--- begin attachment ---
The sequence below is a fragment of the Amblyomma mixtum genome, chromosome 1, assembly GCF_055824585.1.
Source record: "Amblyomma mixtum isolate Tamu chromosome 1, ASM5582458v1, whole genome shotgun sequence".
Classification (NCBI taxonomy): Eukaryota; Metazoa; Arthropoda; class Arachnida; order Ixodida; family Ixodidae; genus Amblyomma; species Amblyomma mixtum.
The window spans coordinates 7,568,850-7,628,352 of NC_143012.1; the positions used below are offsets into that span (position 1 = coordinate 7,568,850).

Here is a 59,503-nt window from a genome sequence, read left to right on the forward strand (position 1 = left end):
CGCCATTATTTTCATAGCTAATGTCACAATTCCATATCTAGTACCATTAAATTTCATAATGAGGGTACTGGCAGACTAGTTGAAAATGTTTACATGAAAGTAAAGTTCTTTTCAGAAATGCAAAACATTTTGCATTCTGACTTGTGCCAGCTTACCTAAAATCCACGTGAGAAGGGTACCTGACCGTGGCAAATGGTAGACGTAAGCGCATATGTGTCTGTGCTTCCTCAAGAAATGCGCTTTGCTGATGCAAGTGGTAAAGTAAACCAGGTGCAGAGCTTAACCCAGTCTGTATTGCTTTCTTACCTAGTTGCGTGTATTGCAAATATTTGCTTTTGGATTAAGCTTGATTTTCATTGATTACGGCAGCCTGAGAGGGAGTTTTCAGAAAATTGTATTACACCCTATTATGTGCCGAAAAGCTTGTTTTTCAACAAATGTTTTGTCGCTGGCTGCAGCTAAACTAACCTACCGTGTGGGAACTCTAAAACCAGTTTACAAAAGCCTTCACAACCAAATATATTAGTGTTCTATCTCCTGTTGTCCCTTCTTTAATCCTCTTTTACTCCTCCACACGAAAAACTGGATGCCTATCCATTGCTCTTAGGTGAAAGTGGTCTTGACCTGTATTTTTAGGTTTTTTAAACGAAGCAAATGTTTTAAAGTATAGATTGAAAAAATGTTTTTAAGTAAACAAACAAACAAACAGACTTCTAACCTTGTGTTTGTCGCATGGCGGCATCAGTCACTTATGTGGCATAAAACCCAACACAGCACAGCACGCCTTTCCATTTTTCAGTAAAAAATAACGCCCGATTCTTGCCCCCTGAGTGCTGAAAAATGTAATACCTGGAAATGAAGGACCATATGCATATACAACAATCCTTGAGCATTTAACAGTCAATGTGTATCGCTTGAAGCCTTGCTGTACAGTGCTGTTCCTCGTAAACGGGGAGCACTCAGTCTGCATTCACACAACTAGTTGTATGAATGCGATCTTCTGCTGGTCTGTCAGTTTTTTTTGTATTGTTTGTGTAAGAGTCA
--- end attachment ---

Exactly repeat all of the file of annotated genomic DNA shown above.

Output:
The sequence below is a fragment of the Amblyomma mixtum genome, chromosome 1, assembly GCF_055824585.1.
Source record: "Amblyomma mixtum isolate Tamu chromosome 1, ASM5582458v1, whole genome shotgun sequence".
Classification (NCBI taxonomy): Eukaryota; Metazoa; Arthropoda; class Arachnida; order Ixodida; family Ixodidae; genus Amblyomma; species Amblyomma mixtum.
The window spans coordinates 7,568,850-7,628,352 of NC_143012.1; the positions used below are offsets into that span (position 1 = coordinate 7,568,850).

Here is a 59,503-nt window from a genome sequence, read left to right on the forward strand (position 1 = left end):
CGCCATTATTTTCATAGCTAATGTCACAATTCCATATCTAGTACCATTAAATTTCATAATGAGGGTACTGGCAGACTAGTTGAAAATGTTTACATGAAAGTAAAGTTCTTTTCAGAAATGCAAAACATTTTGCATTCTGACTTGTGCCAGCTTACCTAAAATCCACGTGAGAAGGGTACCTGACCGTGGCAAATGGTAGACGTAAGCGCATATGTGTCTGTGCTTCCTCAAGAAATGCGCTTTGCTGATGCAAGTGGTAAAGTAAACCAGGTGCAGAGCTTAACCCAGTCTGTATTGCTTTCTTACCTAGTTGCGTGTATTGCAAATATTTGCTTTTGGATTAAGCTTGATTTTCATTGATTACGGCAGCCTGAGAGGGAGTTTTCAGAAAATTGTATTACACCCTATTATGTGCCGAAAAGCTTGTTTTTCAACAAATGTTTTGTCGCTGGCTGCAGCTAAACTAACCTACCGTGTGGGAACTCTAAAACCAGTTTACAAAAGCCTTCACAACCAAATATATTAGTGTTCTATCTCCTGTTGTCCCTTCTTTAATCCTCTTTTACTCCTCCACACGAAAAACTGGATGCCTATCCATTGCTCTTAGGTGAAAGTGGTCTTGACCTGTATTTTTAGGTTTTTTAAACGAAGCAAATGTTTTAAAGTATAGATTGAAAAAATGTTTTTAAGTAAACAAACAAACAAACAGACTTCTAACCTTGTGTTTGTCGCATGGCGGCATCAGTCACTTATGTGGCATAAAACCCAACACAGCACAGCACGCCTTTCCATTTTTCAGTAAAAAATAACGCCCGATTCTTGCCCCCTGAGTGCTGAAAAATGTAATACCTGGAAATGAAGGACCATATGCATATACAACAATCCTTGAGCATTTAACAGTCAATGTGTATCGCTTGAAGCCTTGCTGTACAGTGCTGTTCCTCGTAAACGGGGAGCACTCAGTCTGCATTCACACAACTAGTTGTATGAATGCGATCTTCTGCTGGTCTGTCAGTTTTTTTTGTATTGTTTGTGTAAGAGTCA